RH+STUDIO | Pilates : Change Your Body For Good.
What is Pilates :
The basic historical facts about what is Pilates:
Joseph Hubertus PILATES who created the “Art of Contrology” or the “Pilates Method” of exercise as we all know it today. Pilates was born in Germany in 1880. He grew up just outside Dusseldorf and was rather sickly as a child, suffering from rickets, asthma and rheumatic fever. Determined to overcome his body weaknesses, Pilates worked on strengthening his body from the inside out through studying different forms of exercise such as martial arts, gymnastics, yoga and boxing. His ‘obsession’ for the human body and movement continued and he eventually developed his exercise method combining Eastern & Western philosophies of exercise.
The “Art of Contrology” (Pilates) emphasised the importance of muscle control and in particular, “using the mind to master the muscles”.
Interned because of his nationality at the outbreak of World War 1, he was placed in a work camp in England. Pilates developed quite a following during the war and despite the harsh living conditions and an influenza outbreak, Pilates and his followers not only survived but thrived from his innovative approach to health and fitness.
He worked with hospital patients who were bedridden and used bedsprings to apply movements and resistance to their muscles. Through this form of training, he found that his patients not only recovered quickly but became much stronger than ever before. It was the utilization of the springs & hospital beds that was a precursor to the Pilates modern-day equipment.
In the 1920′s Pilates emigrated to the United States. It was on his journey to the States that he met his future wife Clara, a nurse who shared his passion for developing and maintaining a strong and healthy body.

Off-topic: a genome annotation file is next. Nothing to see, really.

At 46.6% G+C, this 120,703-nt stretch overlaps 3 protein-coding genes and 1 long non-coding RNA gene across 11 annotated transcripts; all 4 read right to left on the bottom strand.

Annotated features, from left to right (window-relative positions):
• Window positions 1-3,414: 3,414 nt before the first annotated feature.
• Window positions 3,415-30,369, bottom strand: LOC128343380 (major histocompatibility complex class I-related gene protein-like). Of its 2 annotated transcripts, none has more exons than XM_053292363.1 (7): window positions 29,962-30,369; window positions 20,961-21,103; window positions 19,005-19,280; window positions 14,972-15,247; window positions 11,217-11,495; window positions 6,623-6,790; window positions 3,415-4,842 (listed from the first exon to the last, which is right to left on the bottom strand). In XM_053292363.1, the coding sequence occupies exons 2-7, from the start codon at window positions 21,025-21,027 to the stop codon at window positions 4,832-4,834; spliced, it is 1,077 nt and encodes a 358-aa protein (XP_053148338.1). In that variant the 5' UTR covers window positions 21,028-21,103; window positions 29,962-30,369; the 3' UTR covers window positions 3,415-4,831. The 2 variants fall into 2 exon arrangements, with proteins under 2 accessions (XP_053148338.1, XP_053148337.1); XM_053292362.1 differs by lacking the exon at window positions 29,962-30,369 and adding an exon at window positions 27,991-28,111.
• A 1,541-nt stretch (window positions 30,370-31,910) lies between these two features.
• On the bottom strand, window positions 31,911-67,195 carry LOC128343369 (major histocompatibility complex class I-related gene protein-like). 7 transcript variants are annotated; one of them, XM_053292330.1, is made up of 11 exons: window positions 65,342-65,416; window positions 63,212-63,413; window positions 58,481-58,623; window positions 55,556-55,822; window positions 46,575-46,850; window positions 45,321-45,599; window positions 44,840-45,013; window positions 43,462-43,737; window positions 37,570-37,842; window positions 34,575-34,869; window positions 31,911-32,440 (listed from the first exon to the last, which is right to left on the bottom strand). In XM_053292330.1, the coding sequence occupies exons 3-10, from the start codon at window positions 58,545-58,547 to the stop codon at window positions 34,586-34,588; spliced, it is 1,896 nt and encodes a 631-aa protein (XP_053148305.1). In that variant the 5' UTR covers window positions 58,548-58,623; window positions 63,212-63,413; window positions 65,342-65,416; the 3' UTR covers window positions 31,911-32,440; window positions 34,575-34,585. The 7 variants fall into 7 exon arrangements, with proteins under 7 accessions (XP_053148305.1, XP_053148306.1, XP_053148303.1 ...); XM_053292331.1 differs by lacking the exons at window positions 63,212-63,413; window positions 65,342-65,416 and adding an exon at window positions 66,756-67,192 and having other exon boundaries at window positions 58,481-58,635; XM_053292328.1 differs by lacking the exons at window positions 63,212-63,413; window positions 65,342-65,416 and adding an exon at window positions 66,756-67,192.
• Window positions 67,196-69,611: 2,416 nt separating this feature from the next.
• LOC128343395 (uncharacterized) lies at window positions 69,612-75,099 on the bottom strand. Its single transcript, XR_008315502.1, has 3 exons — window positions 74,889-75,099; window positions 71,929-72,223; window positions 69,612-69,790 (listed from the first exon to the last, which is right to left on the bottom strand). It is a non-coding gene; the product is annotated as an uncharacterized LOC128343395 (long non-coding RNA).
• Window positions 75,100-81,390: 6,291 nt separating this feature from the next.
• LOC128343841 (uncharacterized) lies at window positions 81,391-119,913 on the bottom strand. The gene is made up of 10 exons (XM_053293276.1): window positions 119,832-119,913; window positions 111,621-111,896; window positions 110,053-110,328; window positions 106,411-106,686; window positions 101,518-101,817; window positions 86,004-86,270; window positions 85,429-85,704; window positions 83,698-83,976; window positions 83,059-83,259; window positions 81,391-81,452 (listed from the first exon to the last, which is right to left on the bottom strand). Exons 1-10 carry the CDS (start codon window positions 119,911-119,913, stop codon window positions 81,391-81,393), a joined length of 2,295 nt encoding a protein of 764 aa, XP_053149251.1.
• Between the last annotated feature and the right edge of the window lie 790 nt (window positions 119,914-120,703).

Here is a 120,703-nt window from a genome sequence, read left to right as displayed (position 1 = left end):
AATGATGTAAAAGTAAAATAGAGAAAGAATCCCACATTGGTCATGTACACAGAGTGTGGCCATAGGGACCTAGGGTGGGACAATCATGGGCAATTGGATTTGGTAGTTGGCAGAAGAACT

When in the US the couple opened a fitness studio in New York City. In the beginning, it was mainly elite artists such as dancers, choreographers and actors who embraced his method. Martha Graham and George Balanchine were devotees of the “Art of Contrology”.
Often injured dancers would go to pilates’ studio for rehabilitation and as a result became hooked on his exercise method, discovering that it provided the perfect complement to their dance training. Pilates’ exercise system creates musculoskeletal balance, correct breathing and spinal alignment. The exercises develop control of the body’s core muscles, ease of movement and mental focus.
Joseph Pilates believed that it is the mind itself which shapes the body and true focus restores the body to its natural balance.
Over the years, Pilates has become extremely popular within the fitness industry and is also used by many physiotherapists as part of their treatment program.
Through either or both resistance training on the Pilates equipment and Pilates Mat work you will notice that “in 10 sessions you will feel the difference, in 20 sessions, you will see the difference, and in 30 sessions, you will have a whole new body” (quote from Joseph, based on 3 sessions a week)
Correct postural alignment of the body is crucial in Pilates, not only to get the best out of the exercise but also to prevent injury. Achieving optimal alignment starts with aligning the pelvis, ribcage, shoulder girdle, and head in a neutral position, and then recruiting the body’s stabilization muscles to maintain that alignment while performing the exercises.
Pilates believed in improving blood circulation to awaken all the body’s cells and carry away waste products related to fatigue. For the blood to do function properly, he maintained, it has to be supplied with oxygen and rid of waste gases through correct breathing. Full and thorough inhalation and exhalation are a key part of every Pilates exercise.
Pilates breathing should be performed with control, concentration and precision. Correct breathing, not only oxygenates the muscles but also prevents and alleviates tension in the upper neck and shoulders. The “Pilates Way” of breathing is described as posterior lateral breathing, meaning that one breathes deep into the back and sides of the rib cage. When exhaling, the deep abdominal and pelvic floor muscles are gently engaged and then stay active during inhalation. The Pilates way of breathing is then coordinated with the Pilates exercises.